Doppler is two observers moving wrt to each other. Sure as he explains below he can measure the Doppler of nearby observers, and then implies you add them all up. But redshift due to relative constant velocity motion is different than space expanding, because the light is then received when the relative velocities of the two has changed, and so the results are different. He is wrong.

The case he makes is below. The fallacy in the referenced paper is clear in the following paragraph from p99 of the paper, second paragraph: "However, if we consider one of the intermediate observ- ers, we can ask what they see. To them, their adjacent observers are moving away in locally at space-time, and that the redshifting they see is simply the Doppler shift due to motion. So the entire redshift between A and B can be considered just a long series of Doppler shifts. But, again, this is di cult to visualise without inserting our long chain of observers into the picture"

Well, good enough, but the two observers actually have a different velocity when transmitted than when received. He does not account on that. They were not inertial wrt the other during the light propagation. If he places them very close to ignore that he is ignoring the main effects - yes, you cannot measure space expanding if you are just 100 Kms form another observer, practically. His argument is thus totally bogus.

It is unfortunate it was published in that Australian journal, but it did not seem like a scientific paper anyway. He mixed up the idea of explaining something to the public in a simple way with one of debunking a completely accepted scientific explanation. Let's hope somebody writes to that journal.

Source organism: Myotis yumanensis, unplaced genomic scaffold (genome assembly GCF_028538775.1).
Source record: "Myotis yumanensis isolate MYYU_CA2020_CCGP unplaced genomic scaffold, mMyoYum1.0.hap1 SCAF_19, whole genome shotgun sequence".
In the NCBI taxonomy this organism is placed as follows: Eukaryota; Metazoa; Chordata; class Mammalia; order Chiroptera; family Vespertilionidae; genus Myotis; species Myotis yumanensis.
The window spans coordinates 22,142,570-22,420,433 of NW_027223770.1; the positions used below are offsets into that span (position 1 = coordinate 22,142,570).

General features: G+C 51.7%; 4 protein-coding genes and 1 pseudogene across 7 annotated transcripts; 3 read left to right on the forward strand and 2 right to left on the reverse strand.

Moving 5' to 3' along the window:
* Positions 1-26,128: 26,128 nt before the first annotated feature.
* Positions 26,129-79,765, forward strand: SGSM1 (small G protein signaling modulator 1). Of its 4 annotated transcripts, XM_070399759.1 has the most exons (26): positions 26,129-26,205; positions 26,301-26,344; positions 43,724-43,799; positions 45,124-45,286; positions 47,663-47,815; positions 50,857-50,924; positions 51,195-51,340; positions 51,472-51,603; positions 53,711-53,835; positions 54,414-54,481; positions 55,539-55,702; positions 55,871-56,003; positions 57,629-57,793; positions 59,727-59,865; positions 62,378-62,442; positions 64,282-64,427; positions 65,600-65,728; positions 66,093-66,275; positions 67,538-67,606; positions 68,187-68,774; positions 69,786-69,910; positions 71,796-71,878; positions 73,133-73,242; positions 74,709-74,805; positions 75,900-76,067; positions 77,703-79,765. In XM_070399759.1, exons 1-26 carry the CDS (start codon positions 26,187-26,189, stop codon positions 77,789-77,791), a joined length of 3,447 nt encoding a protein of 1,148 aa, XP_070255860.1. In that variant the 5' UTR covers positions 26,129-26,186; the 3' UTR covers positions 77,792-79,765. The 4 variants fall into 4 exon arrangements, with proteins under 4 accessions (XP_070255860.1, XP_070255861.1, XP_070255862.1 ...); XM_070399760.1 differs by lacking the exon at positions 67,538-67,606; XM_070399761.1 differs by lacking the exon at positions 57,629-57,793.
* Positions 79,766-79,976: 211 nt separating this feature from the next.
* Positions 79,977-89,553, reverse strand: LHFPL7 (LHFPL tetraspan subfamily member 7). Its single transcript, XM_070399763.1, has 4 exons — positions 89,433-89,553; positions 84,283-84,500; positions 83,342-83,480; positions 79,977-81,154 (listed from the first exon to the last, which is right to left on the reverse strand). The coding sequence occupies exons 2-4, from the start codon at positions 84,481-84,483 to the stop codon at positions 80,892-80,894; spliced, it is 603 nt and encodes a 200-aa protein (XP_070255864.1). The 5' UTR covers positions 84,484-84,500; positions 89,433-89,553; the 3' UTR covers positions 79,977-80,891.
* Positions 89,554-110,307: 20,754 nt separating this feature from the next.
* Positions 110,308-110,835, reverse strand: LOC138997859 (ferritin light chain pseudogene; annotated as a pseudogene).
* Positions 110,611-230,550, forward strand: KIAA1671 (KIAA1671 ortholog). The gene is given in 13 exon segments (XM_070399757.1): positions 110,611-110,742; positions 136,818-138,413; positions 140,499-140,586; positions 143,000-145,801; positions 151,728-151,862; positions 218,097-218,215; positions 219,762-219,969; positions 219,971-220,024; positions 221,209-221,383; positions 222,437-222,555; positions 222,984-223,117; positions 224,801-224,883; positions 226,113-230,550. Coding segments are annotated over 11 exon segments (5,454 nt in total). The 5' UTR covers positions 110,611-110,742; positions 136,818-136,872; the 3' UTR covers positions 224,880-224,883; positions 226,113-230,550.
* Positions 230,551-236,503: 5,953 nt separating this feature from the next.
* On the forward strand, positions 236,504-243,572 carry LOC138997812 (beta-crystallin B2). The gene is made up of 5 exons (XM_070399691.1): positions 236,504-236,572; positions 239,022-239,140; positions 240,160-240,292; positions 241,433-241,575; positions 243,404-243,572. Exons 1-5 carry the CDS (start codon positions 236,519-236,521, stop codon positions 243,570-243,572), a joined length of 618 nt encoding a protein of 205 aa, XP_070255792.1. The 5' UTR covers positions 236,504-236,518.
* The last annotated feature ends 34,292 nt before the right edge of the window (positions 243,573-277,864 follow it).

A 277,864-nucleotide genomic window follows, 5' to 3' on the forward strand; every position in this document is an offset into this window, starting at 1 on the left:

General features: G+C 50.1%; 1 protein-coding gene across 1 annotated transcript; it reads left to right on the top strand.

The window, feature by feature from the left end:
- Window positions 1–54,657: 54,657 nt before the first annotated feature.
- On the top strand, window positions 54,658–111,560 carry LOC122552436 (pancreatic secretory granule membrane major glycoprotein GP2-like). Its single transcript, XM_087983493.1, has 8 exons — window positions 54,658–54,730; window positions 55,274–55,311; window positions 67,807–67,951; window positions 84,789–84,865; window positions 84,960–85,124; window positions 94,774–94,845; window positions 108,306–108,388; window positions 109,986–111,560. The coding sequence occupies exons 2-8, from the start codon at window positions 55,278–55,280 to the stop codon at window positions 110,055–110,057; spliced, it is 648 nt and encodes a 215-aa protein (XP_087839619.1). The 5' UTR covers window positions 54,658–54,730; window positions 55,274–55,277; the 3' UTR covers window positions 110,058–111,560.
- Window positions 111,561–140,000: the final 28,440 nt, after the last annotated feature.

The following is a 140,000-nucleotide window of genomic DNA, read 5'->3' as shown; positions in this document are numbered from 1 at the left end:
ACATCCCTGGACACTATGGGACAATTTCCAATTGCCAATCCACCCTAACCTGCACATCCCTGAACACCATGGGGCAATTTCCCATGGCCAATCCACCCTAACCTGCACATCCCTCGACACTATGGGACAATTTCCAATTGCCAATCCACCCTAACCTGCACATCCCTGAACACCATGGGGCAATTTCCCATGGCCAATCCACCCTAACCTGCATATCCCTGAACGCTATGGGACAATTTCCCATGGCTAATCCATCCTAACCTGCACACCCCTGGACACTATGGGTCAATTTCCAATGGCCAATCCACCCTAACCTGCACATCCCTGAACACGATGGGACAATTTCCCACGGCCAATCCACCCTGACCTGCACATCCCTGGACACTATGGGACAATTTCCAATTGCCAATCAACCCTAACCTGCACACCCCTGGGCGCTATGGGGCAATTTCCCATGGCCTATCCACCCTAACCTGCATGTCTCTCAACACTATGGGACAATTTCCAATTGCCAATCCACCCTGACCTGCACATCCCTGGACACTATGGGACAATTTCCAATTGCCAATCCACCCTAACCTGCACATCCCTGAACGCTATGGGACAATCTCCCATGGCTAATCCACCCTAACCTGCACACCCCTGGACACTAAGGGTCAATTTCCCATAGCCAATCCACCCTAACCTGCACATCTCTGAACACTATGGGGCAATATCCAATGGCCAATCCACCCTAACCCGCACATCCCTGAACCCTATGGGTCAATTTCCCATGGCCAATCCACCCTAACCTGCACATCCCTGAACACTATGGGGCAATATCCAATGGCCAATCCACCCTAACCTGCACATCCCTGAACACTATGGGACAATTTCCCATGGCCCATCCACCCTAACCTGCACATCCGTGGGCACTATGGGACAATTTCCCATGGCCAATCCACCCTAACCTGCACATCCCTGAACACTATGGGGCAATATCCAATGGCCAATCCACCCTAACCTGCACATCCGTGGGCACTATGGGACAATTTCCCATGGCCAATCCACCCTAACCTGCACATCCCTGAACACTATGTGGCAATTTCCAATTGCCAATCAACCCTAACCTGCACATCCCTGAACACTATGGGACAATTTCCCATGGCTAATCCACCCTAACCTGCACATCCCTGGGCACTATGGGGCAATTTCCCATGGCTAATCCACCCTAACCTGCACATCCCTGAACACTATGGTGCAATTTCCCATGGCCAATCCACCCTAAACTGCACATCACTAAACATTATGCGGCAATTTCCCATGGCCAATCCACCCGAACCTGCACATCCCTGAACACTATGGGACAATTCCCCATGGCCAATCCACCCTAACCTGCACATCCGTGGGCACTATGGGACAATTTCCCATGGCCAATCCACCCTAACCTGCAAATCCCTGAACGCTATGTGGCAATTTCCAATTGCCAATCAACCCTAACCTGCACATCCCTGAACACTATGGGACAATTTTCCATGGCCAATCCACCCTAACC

I suggest you read one of the good General Relativity books. Some of them explain the difference, but in all cases it is useful to see the derivation from the FRW metric (on which that author was also wrong, it is the only solution that is isotropic and homogeneous).

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  • $\begingroup$ Thanks for such a detailed answer. It's a relief to know that my knowledge isn't completely flawed. Is there a particular book that you would recommend (in particular one that goes through the mathematical derivation)?! $\endgroup$ – user35305 Jul 10 '16 at 10:39
  • $\begingroup$ Thorne Misner and Wheeler Gravitation is probably the best, they work it all in great detail. Also Wald. But it depends on your level also. See the review of different ones at math.ucr.edu/home/baez/physics/Administrivia/…. - but I'd also look to see if the online lectures by Susskind or Tong might not cover it, I am not sure. The first is very intuitive but enough math you can believe it. $\endgroup$ – Bob Bee Jul 10 '16 at 20:48
  • $\begingroup$ Ok, thanks for the recommendations, I'll take a look. $\endgroup$ – user35305 Jul 10 '16 at 22:02
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The issue is that concepts like distance or relative velocity are problematic in curved spacetimes.

Personally, I'd stress that the meaning of metric expansion of space in FLRW cosmology is that matter is distributed in homogeneous spacelike layers of constant age, and the distance as evaluated within these layers between any two particles of same age increases over time.

Now, on to the redshift. The article is correct that there isn't really a fundamental difference between doppler shifts, gravitational and cosmological frequency shifts: All of them can be explained kinematically in terms of the relative orientation of the velocity vectors of light source, photon and observer at times of emission and absorption. If you evaluate relative velocities at time of absorption only (which can be achieved by parallel transporting the source velocity along the light path), you will in fact recover Doppler's formula, which remains valid for generic frequency shifts.

The thought experiment from the article using accelerating rockets is a nice illustration. Another one is exchanging baseballs instead of photons: If pitcher and catcher are both at rest relative to the Hubble flow, they will not agree on its kinetic energy even if there's no energy loss due to friction. However, I doubt many people would attribute this to the baseball's de Broglie wavelength being stretched by spatial expansion...